Book review: Picnic in Provence, Elizabeth Bard

Book review: <i>Picnic in Provence</i>, Elizabeth Bard

This second memoir from the author of Lunch in Paris may have the makings of a cliché, following the well-known trope of an American carving out a new life in France. But with ease and grace, Bard overturns any stereotypes that could threaten her down-to-earth and highly readable account of moving to rural Provence, starting a family and opening an ice cream shop.

With an optimistic tone, Bard charts her experiences of early motherhood and a parallel search for fulfilment in a style that’s conversational, confessional – sometimes even heart-breaking – but always real. Her story’s personal yet universal and depicts Provençal life in all of its sun-kissed simplicity. Highly recommended. ★★★★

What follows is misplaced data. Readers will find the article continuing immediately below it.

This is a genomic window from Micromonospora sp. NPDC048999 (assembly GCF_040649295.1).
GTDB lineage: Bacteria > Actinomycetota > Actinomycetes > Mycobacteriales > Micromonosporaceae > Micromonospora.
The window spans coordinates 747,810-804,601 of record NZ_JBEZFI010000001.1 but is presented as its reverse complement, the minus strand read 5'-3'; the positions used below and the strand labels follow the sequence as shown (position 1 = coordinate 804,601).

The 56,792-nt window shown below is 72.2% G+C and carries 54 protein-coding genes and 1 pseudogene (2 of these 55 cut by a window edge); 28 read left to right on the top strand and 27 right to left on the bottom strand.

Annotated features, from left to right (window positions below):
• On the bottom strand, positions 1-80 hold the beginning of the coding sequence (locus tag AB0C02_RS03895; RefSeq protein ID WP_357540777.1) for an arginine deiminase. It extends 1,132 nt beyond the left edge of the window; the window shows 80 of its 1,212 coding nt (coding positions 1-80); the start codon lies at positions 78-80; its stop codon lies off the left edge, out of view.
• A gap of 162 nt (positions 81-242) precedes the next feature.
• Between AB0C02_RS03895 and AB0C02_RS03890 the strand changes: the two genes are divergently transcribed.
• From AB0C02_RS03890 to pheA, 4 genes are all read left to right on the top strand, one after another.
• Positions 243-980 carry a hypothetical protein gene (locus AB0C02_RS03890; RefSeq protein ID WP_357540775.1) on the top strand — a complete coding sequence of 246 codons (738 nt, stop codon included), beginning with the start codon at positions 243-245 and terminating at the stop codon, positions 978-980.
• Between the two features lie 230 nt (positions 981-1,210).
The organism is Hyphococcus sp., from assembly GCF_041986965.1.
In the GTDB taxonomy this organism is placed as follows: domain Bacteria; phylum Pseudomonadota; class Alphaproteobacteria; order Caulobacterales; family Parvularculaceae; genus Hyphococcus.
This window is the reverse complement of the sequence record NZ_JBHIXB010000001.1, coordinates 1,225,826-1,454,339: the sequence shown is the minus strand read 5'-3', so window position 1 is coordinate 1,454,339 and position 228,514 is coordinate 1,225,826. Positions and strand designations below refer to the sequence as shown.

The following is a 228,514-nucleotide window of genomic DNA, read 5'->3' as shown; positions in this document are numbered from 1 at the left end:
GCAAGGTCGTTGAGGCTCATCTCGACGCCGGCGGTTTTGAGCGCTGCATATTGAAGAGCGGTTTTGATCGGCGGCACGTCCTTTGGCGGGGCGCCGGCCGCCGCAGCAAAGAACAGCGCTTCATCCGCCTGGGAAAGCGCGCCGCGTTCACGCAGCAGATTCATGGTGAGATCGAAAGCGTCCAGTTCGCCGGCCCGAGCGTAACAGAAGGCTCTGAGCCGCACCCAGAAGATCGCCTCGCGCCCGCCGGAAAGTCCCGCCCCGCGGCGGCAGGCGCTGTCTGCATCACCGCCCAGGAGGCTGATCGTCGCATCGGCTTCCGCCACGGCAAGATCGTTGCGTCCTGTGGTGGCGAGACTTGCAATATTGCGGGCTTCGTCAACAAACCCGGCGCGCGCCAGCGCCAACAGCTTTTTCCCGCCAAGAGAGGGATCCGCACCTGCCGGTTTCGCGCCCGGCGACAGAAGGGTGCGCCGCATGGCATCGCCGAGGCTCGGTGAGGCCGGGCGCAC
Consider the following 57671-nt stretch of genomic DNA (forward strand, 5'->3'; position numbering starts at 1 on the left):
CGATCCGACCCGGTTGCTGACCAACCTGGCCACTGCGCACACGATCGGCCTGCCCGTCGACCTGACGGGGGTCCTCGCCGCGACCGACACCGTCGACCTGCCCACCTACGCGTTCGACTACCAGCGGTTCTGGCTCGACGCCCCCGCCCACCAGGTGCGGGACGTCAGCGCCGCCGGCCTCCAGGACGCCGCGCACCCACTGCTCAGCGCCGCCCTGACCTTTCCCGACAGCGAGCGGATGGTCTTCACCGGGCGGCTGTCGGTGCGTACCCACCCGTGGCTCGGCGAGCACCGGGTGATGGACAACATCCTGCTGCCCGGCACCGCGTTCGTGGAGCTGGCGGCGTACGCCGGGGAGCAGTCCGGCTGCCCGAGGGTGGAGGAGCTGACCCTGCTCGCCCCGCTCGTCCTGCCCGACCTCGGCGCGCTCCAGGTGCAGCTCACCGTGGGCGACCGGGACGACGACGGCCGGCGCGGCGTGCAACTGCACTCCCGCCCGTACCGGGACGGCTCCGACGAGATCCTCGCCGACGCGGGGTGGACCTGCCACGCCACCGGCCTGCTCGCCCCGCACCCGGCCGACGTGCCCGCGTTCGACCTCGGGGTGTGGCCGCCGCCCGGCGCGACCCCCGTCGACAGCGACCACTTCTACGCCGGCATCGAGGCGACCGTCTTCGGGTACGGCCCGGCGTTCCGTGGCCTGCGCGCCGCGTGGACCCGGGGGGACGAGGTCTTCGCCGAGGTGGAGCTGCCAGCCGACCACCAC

Summersdale, £8.99

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With a BA in French and History of Art from the University of Bristol, Florence spent a year living in Paris, studying Art History at the Sorbonne and working in publishing. She travels regularly back to France for both work and pleasure. Florence's passion for France revolves around its gastronomy, art and pleasure-seeking lifestyle, and the rebellious streak found only in a nation constantly looking for an excuse to go on strike!

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